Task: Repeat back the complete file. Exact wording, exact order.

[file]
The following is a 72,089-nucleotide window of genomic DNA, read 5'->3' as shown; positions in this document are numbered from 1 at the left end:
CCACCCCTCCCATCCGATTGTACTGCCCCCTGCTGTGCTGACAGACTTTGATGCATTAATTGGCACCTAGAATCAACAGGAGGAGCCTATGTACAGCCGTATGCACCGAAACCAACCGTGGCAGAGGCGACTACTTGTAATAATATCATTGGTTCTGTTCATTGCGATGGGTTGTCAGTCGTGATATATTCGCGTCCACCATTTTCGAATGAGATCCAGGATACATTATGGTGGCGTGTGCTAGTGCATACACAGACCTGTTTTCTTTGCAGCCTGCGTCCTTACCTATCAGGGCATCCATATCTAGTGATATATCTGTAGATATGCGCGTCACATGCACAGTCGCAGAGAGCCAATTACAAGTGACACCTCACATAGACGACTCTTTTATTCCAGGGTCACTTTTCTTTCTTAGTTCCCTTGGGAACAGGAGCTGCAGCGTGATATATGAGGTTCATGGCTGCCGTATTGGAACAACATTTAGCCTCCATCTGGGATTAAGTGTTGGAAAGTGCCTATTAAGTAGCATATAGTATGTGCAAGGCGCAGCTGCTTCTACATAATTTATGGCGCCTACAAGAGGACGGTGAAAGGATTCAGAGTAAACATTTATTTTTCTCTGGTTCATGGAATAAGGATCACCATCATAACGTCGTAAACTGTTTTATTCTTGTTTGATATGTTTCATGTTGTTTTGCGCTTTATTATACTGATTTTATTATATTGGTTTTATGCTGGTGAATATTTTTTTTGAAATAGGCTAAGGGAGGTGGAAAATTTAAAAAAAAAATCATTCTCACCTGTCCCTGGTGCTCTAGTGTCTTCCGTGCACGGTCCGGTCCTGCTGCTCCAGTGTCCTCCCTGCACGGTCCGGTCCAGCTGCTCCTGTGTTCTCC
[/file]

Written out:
The following is a 72,089-nucleotide window of genomic DNA, read 5'->3' as shown; positions in this document are numbered from 1 at the left end:
CCACCCCTCCCATCCGATTGTACTGCCCCCTGCTGTGCTGACAGACTTTGATGCATTAATTGGCACCTAGAATCAACAGGAGGAGCCTATGTACAGCCGTATGCACCGAAACCAACCGTGGCAGAGGCGACTACTTGTAATAATATCATTGGTTCTGTTCATTGCGATGGGTTGTCAGTCGTGATATATTCGCGTCCACCATTTTCGAATGAGATCCAGGATACATTATGGTGGCGTGTGCTAGTGCATACACAGACCTGTTTTCTTTGCAGCCTGCGTCCTTACCTATCAGGGCATCCATATCTAGTGATATATCTGTAGATATGCGCGTCACATGCACAGTCGCAGAGAGCCAATTACAAGTGACACCTCACATAGACGACTCTTTTATTCCAGGGTCACTTTTCTTTCTTAGTTCCCTTGGGAACAGGAGCTGCAGCGTGATATATGAGGTTCATGGCTGCCGTATTGGAACAACATTTAGCCTCCATCTGGGATTAAGTGTTGGAAAGTGCCTATTAAGTAGCATATAGTATGTGCAAGGCGCAGCTGCTTCTACATAATTTATGGCGCCTACAAGAGGACGGTGAAAGGATTCAGAGTAAACATTTATTTTTCTCTGGTTCATGGAATAAGGATCACCATCATAACGTCGTAAACTGTTTTATTCTTGTTTGATATGTTTCATGTTGTTTTGCGCTTTATTATACTGATTTTATTATATTGGTTTTATGCTGGTGAATATTTTTTTTGAAATAGGCTAAGGGAGGTGGAAAATTTAAAAAAAAAATCATTCTCACCTGTCCCTGGTGCTCTAGTGTCTTCCGTGCACGGTCCGGTCCTGCTGCTCCAGTGTCCTCCCTGCACGGTCCGGTCCAGCTGCTCCTGTGTTCTCC